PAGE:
Leading article: The untalented Mr Griffin

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So the appearance of the BNP leader, Nick Griffin, on the BBC's Question Time has come and gone. What has it left behind, aside from several hundred frustrated protesters who failed to stop it from happening and Mr Griffin's complaint to the BBC that he faced a "lynch mob"?

There was, rightly, much argument about whether the BBC should have invited Mr Griffin to participate. Like it or not, however – and we dislike it intensely – the British National Party is a legal entity; it puts up candidates for election. It now has two legitimately elected MEPs.

In these circumstances, it would have been wrong for the BBC to treat the BNP differently from other minority parties, whose leaders and elected representatives appear routinely on the whole panoply of political programmes. To have excluded them from Question Time any longer would have fuelled the claims of the BNP and its supporters that, although they play by the rules of the constitutional game, the BBC and the political establishment do not. It would have compounded the BNP's sense of victimhood.

That said, it was probably inevitable – while patently undesirable – that the programme turned into a Question Time like no other. Not only was there a throng of protesters outside – probably more numerous and rowdy than the BBC and the police had bargained for – but the composition of the panel and studio audience was tailored to the BNP leader's participation.

And when Mr Griffin complained about having to face a "lynch mob" and being "howled down" by the audience, regrettably, he had a point. There was a hectoring and bullying aspect to the show that pitted the other four guests, and the majority of the audience, against him. That might be a fairly accurate representation of British opinion in relation to the BNP, but it is not what happens when other minority parties, such as the Greens or UKIP, are on the panel. Nor, when, say, UKIP appears is three-quarters of the time devoted to Europe. Mr Griffin and the BNP dominated the proceedings.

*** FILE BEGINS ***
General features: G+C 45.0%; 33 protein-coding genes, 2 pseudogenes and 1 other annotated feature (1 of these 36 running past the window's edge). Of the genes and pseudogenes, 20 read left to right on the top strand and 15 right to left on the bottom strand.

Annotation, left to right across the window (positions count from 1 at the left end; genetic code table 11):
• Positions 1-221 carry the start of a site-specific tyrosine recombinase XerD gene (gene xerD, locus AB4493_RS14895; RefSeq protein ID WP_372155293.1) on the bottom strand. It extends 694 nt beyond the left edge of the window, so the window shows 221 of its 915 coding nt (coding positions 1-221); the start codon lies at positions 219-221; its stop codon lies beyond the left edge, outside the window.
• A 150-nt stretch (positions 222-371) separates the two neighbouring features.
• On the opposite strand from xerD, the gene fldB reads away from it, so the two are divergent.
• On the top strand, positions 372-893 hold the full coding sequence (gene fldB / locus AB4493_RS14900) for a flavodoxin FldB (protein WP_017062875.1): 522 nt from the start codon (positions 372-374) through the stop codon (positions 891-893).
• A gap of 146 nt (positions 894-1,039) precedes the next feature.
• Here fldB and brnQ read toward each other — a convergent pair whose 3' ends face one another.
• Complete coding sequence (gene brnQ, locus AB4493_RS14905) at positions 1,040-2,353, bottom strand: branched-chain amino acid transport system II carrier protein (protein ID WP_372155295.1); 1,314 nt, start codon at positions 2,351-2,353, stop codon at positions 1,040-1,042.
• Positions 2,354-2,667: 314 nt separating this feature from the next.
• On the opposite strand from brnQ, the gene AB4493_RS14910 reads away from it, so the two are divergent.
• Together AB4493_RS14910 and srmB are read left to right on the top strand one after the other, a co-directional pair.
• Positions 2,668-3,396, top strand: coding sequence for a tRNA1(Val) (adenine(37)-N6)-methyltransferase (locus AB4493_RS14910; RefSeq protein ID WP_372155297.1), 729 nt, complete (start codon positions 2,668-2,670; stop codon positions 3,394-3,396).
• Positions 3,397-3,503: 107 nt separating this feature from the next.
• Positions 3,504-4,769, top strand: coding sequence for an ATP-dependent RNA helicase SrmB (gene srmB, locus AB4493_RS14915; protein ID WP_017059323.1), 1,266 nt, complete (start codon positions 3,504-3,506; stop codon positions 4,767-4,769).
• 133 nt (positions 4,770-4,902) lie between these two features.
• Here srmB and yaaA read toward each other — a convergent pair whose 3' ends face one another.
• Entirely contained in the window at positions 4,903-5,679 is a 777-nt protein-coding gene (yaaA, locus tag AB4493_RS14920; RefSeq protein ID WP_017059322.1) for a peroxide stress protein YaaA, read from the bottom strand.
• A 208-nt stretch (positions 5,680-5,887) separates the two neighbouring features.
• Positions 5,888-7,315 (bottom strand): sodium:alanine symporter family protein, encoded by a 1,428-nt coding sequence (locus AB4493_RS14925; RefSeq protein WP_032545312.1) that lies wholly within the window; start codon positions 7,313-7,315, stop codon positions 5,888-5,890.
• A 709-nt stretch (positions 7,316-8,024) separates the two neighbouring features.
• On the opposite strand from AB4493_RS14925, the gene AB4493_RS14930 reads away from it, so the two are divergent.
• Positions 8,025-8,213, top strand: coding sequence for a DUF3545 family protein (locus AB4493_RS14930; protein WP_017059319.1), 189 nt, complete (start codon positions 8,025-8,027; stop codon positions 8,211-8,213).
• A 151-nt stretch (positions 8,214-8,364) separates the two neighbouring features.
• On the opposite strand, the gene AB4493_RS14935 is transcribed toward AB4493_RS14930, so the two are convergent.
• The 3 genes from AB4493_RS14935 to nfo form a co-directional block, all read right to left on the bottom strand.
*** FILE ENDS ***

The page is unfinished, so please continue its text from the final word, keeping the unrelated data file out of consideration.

For anyone tempted to support the BNP, Mr Griffin's poor response to pressure might make them think again. As a politician, he was not canny enough to turn his position to his advantage; he could not deploy wit in his defence, nor did he have the confidence to protest to David Dimbleby – as he could have done – that he had come to talk about policies, not take a beating. But the way in which he was pilloried may have inspired more sympathy than he or the BNP deserve.

When the hour was up, viewers might have learnt something about Mr Griffin's strengths and, mostly, weaknesses, but they would not have been much clearer about the party's policies. That was a failure of the programme and why, not without misgivings, we say that the BNP needs to become a regular feature of political discussions. It is not hectoring or mystique, but familiarity that breeds contempt.

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